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The remains of a 64-year-old woman have finally been interred after staying in the mortuary for 240 days following a land dispute.

Selly Jerono died in January at Nandi-Hills Hospital. Her body was ferried for burial to Kipkures village within Kimwani ADC farm, but a casket carrying it was taken away by a contingent of armed police.

The coffin had just been lowered in the grave when the officers descended to stop the burial.

One Charity Cheptum had obtained a court order restraining Jerono’s son William Kiplimo from burying his mother’s remains in  the disputed land.

The officers fired teargas to disperse mourners, as they grabbed the casket. As the dramatic incident unfolded, mourners fled as others set ablaze sugarcane plantations in protest.

The family argued that the deceased was a former employee of the ADC farm having been born and bred and married within the same locality. Jerono and her children had lived as squatters and were waiting to be settled by the state corporation.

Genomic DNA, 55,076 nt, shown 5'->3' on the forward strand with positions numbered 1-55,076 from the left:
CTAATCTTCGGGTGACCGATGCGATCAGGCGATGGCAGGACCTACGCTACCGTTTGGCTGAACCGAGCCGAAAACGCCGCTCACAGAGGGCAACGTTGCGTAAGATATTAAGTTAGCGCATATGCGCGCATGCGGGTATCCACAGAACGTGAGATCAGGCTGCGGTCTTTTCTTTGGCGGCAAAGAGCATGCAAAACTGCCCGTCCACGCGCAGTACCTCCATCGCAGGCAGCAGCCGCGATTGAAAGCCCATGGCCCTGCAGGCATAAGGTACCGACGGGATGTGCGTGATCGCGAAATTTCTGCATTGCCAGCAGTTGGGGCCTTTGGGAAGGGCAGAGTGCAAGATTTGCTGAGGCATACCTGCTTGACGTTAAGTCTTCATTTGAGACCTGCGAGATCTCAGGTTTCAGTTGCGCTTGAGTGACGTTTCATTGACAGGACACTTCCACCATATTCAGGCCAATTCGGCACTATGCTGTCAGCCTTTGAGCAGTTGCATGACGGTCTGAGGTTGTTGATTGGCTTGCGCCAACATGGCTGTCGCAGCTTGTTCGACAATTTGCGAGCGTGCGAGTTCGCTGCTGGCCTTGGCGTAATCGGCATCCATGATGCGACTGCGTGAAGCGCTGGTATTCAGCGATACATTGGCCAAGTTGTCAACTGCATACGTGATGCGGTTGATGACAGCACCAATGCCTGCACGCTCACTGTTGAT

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Jerono’s body was taken to Kapsabet Hospital mortuary, pending conclusion of the case filed by Cheptum on behalf of landowner Pauline Ejakulo.

Court documents said Cheptum was named the caretaker of the land allotted by ADC to Ejakulo — an American citizen of Kenyan descent.

On Wednesday, Kapsabet resident magistrate B.W. Wachira ruled that his court had no jurisdiction to hear and determine the ownership of the land. He said that as is a preserve of a higher court.

He nullified an injunction stopping Jerono’s burial on the disputed land registered as ADC Kimwani plot number 129. Jerono’s family hurriedly went to the mortuary and collected the body. The county government waived Sh300,000 mortuary bill.

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